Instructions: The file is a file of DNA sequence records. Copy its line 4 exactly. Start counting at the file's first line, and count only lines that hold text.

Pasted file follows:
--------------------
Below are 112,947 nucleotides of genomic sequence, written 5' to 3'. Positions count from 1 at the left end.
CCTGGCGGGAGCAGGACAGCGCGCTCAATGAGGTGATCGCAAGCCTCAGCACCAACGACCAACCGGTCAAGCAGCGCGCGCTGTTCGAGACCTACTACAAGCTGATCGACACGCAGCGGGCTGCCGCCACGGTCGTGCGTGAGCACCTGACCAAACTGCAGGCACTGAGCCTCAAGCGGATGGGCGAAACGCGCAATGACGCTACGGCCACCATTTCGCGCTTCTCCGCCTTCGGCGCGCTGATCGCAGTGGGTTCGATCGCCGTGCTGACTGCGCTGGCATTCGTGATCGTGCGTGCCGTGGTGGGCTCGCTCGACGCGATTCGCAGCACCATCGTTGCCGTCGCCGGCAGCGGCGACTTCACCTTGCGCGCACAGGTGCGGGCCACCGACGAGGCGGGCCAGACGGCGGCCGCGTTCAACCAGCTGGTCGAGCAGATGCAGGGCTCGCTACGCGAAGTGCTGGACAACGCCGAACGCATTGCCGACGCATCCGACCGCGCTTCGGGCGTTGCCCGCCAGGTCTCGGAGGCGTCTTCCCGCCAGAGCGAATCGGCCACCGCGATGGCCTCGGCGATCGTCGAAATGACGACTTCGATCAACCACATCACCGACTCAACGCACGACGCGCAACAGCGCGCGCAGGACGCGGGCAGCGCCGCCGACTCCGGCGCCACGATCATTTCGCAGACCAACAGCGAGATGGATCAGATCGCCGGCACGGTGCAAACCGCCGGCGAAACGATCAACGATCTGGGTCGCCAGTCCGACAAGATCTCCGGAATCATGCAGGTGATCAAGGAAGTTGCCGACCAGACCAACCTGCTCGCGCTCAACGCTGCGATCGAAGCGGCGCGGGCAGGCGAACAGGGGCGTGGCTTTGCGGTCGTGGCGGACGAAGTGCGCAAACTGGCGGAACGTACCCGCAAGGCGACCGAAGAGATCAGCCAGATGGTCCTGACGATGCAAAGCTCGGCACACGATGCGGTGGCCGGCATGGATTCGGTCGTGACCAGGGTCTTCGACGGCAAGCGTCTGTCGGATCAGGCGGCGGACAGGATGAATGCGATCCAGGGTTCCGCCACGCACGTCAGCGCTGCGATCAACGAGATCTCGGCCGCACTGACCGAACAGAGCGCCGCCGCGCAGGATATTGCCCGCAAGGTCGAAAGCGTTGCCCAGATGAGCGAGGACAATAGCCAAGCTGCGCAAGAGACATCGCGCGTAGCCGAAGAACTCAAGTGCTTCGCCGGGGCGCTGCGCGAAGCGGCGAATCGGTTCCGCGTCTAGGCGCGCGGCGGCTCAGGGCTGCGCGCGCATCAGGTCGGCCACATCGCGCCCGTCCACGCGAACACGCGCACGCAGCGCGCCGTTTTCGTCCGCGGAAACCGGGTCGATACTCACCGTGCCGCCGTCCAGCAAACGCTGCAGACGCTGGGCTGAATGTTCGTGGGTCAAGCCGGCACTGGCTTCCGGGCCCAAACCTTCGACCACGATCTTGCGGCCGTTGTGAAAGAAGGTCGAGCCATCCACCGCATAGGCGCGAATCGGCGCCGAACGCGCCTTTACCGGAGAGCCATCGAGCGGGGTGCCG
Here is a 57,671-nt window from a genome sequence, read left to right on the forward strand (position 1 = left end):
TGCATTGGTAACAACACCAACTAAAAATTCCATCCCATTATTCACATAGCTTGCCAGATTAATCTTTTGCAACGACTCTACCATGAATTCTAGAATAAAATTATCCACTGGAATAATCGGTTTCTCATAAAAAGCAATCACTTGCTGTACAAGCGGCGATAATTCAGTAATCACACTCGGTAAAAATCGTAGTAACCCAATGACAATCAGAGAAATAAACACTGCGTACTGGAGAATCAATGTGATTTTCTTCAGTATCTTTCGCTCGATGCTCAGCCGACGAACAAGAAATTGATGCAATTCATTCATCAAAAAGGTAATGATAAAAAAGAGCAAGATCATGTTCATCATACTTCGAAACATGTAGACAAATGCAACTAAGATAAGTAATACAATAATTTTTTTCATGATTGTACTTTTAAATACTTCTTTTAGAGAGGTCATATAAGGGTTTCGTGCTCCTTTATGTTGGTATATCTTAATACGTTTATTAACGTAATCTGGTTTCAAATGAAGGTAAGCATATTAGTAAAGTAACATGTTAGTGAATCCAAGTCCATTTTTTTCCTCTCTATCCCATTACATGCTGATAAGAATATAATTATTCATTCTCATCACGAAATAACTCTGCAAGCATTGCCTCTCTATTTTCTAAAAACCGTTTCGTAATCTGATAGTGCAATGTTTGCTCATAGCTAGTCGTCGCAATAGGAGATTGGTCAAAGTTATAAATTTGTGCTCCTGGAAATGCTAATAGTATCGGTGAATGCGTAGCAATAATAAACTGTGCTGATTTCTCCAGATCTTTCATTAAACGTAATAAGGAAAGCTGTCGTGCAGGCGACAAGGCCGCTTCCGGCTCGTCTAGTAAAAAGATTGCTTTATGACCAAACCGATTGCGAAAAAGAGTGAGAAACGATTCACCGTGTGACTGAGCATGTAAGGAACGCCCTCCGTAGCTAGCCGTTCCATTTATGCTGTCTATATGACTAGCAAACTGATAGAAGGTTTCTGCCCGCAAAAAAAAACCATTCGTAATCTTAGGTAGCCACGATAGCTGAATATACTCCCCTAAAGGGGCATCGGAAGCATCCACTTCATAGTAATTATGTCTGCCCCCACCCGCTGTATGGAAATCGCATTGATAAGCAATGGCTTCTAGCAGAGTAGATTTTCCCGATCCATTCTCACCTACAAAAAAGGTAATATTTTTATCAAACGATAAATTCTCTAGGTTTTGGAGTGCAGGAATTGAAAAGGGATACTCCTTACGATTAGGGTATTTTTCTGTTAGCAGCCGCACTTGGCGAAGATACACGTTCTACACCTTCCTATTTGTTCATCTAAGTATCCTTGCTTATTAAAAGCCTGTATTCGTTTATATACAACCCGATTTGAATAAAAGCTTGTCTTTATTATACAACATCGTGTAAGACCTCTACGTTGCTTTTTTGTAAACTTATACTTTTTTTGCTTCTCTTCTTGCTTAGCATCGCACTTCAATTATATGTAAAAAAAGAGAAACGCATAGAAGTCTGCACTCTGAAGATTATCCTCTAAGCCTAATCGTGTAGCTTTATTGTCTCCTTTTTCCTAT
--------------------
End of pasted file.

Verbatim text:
TGCATTGGTAACAACACCAACTAAAAATTCCATCCCATTATTCACATAGCTTGCCAGATTAATCTTTTGCAACGACTCTACCATGAATTCTAGAATAAAATTATCCACTGGAATAATCGGTTTCTCATAAAAAGCAATCACTTGCTGTACAAGCGGCGATAATTCAGTAATCACACTCGGTAAAAATCGTAGTAACCCAATGACAATCAGAGAAATAAACACTGCGTACTGGAGAATCAATGTGATTTTCTTCAGTATCTTTCGCTCGATGCTCAGCCGACGAACAAGAAATTGATGCAATTCATTCATCAAAAAGGTAATGATAAAAAAGAGCAAGATCATGTTCATCATACTTCGAAACATGTAGACAAATGCAACTAAGATAAGTAATACAATAATTTTTTTCATGATTGTACTTTTAAATACTTCTTTTAGAGAGGTCATATAAGGGTTTCGTGCTCCTTTATGTTGGTATATCTTAATACGTTTATTAACGTAATCTGGTTTCAAATGAAGGTAAGCATATTAGTAAAGTAACATGTTAGTGAATCCAAGTCCATTTTTTTCCTCTCTATCCCATTACATGCTGATAAGAATATAATTATTCATTCTCATCACGAAATAACTCTGCAAGCATTGCCTCTCTATTTTCTAAAAACCGTTTCGTAATCTGATAGTGCAATGTTTGCTCATAGCTAGTCGTCGCAATAGGAGATTGGTCAAAGTTATAAATTTGTGCTCCTGGAAATGCTAATAGTATCGGTGAATGCGTAGCAATAATAAACTGTGCTGATTTCTCCAGATCTTTCATTAAACGTAATAAGGAAAGCTGTCGTGCAGGCGACAAGGCCGCTTCCGGCTCGTCTAGTAAAAAGATTGCTTTATGACCAAACCGATTGCGAAAAAGAGTGAGAAACGATTCACCGTGTGACTGAGCATGTAAGGAACGCCCTCCGTAGCTAGCCGTTCCATTTATGCTGTCTATATGACTAGCAAACTGATAGAAGGTTTCTGCCCGCAAAAAAAAACCATTCGTAATCTTAGGTAGCCACGATAGCTGAATATACTCCCCTAAAGGGGCATCGGAAGCATCCACTTCATAGTAATTATGTCTGCCCCCACCCGCTGTATGGAAATCGCATTGATAAGCAATGGCTTCTAGCAGAGTAGATTTTCCCGATCCATTCTCACCTACAAAAAAGGTAATATTTTTATCAAACGATAAATTCTCTAGGTTTTGGAGTGCAGGAATTGAAAAGGGATACTCCTTACGATTAGGGTATTTTTCTGTTAGCAGCCGCACTTGGCGAAGATACACGTTCTACACCTTCCTATTTGTTCATCTAAGTATCCTTGCTTATTAAAAGCCTGTATTCGTTTATATACAACCCGATTTGAATAAAAGCTTGTCTTTATTATACAACATCGTGTAAGACCTCTACGTTGCTTTTTTGTAAACTTATACTTTTTTTGCTTCTCTTCTTGCTTAGCATCGCACTTCAATTATATGTAAAAAAAGAGAAACGCATAGAAGTCTGCACTCTGAAGATTATCCTCTAAGCCTAATCGTGTAGCTTTATTGTCTCCTTTTTCCTAT